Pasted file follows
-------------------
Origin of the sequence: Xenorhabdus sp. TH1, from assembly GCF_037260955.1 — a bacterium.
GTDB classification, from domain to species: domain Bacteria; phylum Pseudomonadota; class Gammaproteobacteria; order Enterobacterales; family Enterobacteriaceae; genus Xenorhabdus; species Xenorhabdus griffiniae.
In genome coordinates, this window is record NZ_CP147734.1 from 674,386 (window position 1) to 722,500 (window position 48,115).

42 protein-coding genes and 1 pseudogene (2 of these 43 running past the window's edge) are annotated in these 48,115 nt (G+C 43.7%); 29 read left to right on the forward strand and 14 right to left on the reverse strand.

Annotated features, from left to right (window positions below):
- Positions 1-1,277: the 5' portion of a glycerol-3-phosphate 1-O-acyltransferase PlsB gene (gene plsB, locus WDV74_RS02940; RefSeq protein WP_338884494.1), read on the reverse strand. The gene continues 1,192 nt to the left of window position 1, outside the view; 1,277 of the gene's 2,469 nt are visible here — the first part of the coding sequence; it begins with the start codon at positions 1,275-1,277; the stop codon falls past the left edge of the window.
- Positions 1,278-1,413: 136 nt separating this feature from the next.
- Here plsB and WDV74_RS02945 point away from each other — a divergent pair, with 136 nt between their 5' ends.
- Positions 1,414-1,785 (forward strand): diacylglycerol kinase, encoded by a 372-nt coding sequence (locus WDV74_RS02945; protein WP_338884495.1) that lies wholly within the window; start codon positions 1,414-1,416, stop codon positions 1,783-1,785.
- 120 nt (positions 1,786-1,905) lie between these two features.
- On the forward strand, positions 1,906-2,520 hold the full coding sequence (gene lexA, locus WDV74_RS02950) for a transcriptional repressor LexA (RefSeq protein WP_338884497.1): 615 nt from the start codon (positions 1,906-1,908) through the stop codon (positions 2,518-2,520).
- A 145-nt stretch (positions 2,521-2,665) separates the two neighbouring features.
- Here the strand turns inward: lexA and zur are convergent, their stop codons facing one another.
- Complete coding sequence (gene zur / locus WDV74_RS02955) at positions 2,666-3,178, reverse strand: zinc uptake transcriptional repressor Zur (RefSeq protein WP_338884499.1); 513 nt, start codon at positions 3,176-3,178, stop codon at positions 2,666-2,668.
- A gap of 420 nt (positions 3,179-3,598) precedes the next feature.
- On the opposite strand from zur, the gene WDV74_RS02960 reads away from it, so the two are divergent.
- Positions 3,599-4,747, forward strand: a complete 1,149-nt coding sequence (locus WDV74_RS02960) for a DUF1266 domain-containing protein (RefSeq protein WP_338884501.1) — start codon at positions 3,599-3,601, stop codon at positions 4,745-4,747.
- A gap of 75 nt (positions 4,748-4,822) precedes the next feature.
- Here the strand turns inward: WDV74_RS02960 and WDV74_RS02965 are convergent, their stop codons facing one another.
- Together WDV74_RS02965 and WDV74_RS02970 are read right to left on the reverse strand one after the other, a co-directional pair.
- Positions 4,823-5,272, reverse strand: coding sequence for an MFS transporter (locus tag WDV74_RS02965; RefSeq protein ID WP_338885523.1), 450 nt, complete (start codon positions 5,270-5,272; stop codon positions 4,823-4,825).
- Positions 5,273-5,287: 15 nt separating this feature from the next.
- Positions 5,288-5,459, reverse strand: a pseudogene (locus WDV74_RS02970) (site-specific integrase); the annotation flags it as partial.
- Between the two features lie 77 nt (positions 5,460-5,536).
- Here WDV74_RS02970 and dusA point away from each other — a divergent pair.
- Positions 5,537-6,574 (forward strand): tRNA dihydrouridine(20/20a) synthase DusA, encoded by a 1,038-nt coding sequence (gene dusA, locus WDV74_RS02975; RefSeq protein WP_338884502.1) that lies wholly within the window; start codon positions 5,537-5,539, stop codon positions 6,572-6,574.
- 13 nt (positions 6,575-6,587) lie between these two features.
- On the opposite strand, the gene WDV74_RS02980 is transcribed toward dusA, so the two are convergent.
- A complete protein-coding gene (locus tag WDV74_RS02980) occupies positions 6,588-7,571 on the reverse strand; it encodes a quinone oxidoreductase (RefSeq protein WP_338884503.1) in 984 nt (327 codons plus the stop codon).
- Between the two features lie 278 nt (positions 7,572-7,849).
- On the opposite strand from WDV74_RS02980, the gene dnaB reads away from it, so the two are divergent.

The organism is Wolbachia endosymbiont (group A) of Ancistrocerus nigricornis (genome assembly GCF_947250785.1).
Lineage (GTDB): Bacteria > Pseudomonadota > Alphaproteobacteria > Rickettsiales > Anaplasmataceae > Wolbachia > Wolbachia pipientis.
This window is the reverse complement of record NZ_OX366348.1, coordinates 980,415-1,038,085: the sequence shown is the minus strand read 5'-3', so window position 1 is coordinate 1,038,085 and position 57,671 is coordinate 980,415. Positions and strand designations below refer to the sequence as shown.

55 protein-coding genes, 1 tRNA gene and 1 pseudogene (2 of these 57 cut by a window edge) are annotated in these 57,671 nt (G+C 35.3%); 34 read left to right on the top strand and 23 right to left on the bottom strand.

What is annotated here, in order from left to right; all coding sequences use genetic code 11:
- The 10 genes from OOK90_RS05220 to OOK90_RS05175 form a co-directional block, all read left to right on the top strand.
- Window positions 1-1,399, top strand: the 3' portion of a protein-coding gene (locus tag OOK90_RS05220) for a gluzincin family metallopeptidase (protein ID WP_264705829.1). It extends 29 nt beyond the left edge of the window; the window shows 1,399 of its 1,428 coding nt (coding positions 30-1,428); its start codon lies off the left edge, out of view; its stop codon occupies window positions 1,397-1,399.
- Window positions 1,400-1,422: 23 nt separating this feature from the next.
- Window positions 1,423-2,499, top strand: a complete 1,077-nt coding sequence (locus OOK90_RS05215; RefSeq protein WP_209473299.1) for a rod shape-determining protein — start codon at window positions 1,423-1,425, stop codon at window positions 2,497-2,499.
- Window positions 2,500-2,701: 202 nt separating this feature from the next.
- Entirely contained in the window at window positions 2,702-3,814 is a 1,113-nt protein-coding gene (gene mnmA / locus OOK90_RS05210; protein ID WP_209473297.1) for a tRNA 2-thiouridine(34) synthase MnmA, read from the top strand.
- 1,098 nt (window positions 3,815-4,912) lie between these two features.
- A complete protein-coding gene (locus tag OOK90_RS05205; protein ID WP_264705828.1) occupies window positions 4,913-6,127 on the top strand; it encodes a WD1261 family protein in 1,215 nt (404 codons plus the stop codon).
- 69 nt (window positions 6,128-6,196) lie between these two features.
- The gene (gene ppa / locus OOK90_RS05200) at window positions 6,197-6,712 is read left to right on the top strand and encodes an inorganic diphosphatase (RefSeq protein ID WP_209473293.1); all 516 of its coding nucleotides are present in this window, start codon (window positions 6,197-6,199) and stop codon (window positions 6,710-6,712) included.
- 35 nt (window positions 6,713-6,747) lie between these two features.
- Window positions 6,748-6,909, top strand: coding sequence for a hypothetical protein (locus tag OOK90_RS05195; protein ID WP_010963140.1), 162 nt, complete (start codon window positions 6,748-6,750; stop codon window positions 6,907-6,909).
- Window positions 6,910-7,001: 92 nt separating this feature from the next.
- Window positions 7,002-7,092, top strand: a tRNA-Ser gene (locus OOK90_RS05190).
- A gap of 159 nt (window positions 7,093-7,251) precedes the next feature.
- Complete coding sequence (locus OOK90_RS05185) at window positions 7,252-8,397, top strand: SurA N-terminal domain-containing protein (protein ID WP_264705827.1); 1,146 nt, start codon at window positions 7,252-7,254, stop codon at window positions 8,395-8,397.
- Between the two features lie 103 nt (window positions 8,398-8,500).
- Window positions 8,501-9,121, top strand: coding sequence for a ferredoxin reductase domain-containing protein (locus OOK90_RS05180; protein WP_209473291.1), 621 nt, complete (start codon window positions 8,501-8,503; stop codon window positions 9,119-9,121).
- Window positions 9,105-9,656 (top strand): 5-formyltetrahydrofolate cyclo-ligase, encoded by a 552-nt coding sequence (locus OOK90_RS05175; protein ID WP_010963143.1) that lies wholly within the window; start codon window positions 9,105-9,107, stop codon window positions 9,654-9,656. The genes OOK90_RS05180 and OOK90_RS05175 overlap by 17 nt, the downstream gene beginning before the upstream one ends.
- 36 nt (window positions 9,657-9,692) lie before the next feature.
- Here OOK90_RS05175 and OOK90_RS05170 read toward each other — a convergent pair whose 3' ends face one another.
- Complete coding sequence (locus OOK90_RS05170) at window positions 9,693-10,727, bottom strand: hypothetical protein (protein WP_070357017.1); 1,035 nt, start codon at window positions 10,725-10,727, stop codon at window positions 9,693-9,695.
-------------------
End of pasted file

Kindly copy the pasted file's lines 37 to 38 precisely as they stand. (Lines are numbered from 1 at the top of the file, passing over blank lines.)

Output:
- The 10 genes from OOK90_RS05220 to OOK90_RS05175 form a co-directional block, all read left to right on the top strand.
- Window positions 1-1,399, top strand: the 3' portion of a protein-coding gene (locus tag OOK90_RS05220) for a gluzincin family metallopeptidase (protein ID WP_264705829.1). It extends 29 nt beyond the left edge of the window; the window shows 1,399 of its 1,428 coding nt (coding positions 30-1,428); its start codon lies off the left edge, out of view; its stop codon occupies window positions 1,397-1,399.